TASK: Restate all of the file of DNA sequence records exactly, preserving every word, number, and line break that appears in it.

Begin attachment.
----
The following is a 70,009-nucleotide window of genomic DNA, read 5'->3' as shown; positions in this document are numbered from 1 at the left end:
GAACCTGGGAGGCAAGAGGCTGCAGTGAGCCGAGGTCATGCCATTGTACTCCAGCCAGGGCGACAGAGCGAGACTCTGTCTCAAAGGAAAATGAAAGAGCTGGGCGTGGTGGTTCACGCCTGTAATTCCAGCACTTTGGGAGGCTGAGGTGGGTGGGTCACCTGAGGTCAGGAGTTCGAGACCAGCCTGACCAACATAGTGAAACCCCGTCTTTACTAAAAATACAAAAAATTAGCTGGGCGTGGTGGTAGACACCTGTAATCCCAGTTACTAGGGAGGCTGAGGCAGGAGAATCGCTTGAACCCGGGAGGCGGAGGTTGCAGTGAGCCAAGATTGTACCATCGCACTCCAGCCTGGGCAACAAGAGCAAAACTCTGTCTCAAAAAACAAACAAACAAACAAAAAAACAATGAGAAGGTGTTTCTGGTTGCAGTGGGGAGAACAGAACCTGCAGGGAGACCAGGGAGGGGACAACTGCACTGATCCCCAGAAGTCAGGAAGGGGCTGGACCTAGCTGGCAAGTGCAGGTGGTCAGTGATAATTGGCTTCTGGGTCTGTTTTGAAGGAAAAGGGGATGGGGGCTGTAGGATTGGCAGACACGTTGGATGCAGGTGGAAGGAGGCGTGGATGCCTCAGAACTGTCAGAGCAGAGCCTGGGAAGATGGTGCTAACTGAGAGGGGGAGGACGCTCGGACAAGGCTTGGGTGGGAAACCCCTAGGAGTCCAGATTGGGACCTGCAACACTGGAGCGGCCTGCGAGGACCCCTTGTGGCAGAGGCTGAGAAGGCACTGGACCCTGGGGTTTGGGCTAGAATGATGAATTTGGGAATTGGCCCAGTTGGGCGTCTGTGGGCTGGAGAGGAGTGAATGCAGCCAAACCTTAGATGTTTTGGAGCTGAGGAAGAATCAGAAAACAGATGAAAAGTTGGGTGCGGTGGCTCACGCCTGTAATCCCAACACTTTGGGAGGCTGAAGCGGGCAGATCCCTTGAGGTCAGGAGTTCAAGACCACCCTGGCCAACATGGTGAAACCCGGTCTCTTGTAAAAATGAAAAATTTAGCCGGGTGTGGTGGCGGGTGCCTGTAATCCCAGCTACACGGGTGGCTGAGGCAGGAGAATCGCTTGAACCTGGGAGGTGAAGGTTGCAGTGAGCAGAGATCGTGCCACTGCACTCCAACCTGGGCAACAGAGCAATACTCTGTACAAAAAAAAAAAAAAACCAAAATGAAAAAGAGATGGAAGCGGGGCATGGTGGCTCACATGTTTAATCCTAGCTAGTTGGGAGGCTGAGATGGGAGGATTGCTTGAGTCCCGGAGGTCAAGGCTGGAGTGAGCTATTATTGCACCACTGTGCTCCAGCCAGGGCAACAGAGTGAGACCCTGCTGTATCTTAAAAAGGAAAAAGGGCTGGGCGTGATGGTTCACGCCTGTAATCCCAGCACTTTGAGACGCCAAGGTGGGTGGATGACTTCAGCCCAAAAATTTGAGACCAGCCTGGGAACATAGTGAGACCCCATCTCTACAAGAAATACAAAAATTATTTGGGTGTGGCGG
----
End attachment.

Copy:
The following is a 70,009-nucleotide window of genomic DNA, read 5'->3' as shown; positions in this document are numbered from 1 at the left end:
GAACCTGGGAGGCAAGAGGCTGCAGTGAGCCGAGGTCATGCCATTGTACTCCAGCCAGGGCGACAGAGCGAGACTCTGTCTCAAAGGAAAATGAAAGAGCTGGGCGTGGTGGTTCACGCCTGTAATTCCAGCACTTTGGGAGGCTGAGGTGGGTGGGTCACCTGAGGTCAGGAGTTCGAGACCAGCCTGACCAACATAGTGAAACCCCGTCTTTACTAAAAATACAAAAAATTAGCTGGGCGTGGTGGTAGACACCTGTAATCCCAGTTACTAGGGAGGCTGAGGCAGGAGAATCGCTTGAACCCGGGAGGCGGAGGTTGCAGTGAGCCAAGATTGTACCATCGCACTCCAGCCTGGGCAACAAGAGCAAAACTCTGTCTCAAAAAACAAACAAACAAACAAAAAAACAATGAGAAGGTGTTTCTGGTTGCAGTGGGGAGAACAGAACCTGCAGGGAGACCAGGGAGGGGACAACTGCACTGATCCCCAGAAGTCAGGAAGGGGCTGGACCTAGCTGGCAAGTGCAGGTGGTCAGTGATAATTGGCTTCTGGGTCTGTTTTGAAGGAAAAGGGGATGGGGGCTGTAGGATTGGCAGACACGTTGGATGCAGGTGGAAGGAGGCGTGGATGCCTCAGAACTGTCAGAGCAGAGCCTGGGAAGATGGTGCTAACTGAGAGGGGGAGGACGCTCGGACAAGGCTTGGGTGGGAAACCCCTAGGAGTCCAGATTGGGACCTGCAACACTGGAGCGGCCTGCGAGGACCCCTTGTGGCAGAGGCTGAGAAGGCACTGGACCCTGGGGTTTGGGCTAGAATGATGAATTTGGGAATTGGCCCAGTTGGGCGTCTGTGGGCTGGAGAGGAGTGAATGCAGCCAAACCTTAGATGTTTTGGAGCTGAGGAAGAATCAGAAAACAGATGAAAAGTTGGGTGCGGTGGCTCACGCCTGTAATCCCAACACTTTGGGAGGCTGAAGCGGGCAGATCCCTTGAGGTCAGGAGTTCAAGACCACCCTGGCCAACATGGTGAAACCCGGTCTCTTGTAAAAATGAAAAATTTAGCCGGGTGTGGTGGCGGGTGCCTGTAATCCCAGCTACACGGGTGGCTGAGGCAGGAGAATCGCTTGAACCTGGGAGGTGAAGGTTGCAGTGAGCAGAGATCGTGCCACTGCACTCCAACCTGGGCAACAGAGCAATACTCTGTACAAAAAAAAAAAAAAACCAAAATGAAAAAGAGATGGAAGCGGGGCATGGTGGCTCACATGTTTAATCCTAGCTAGTTGGGAGGCTGAGATGGGAGGATTGCTTGAGTCCCGGAGGTCAAGGCTGGAGTGAGCTATTATTGCACCACTGTGCTCCAGCCAGGGCAACAGAGTGAGACCCTGCTGTATCTTAAAAAGGAAAAAGGGCTGGGCGTGATGGTTCACGCCTGTAATCCCAGCACTTTGAGACGCCAAGGTGGGTGGATGACTTCAGCCCAAAAATTTGAGACCAGCCTGGGAACATAGTGAGACCCCATCTCTACAAGAAATACAAAAATTATTTGGGTGTGGCGG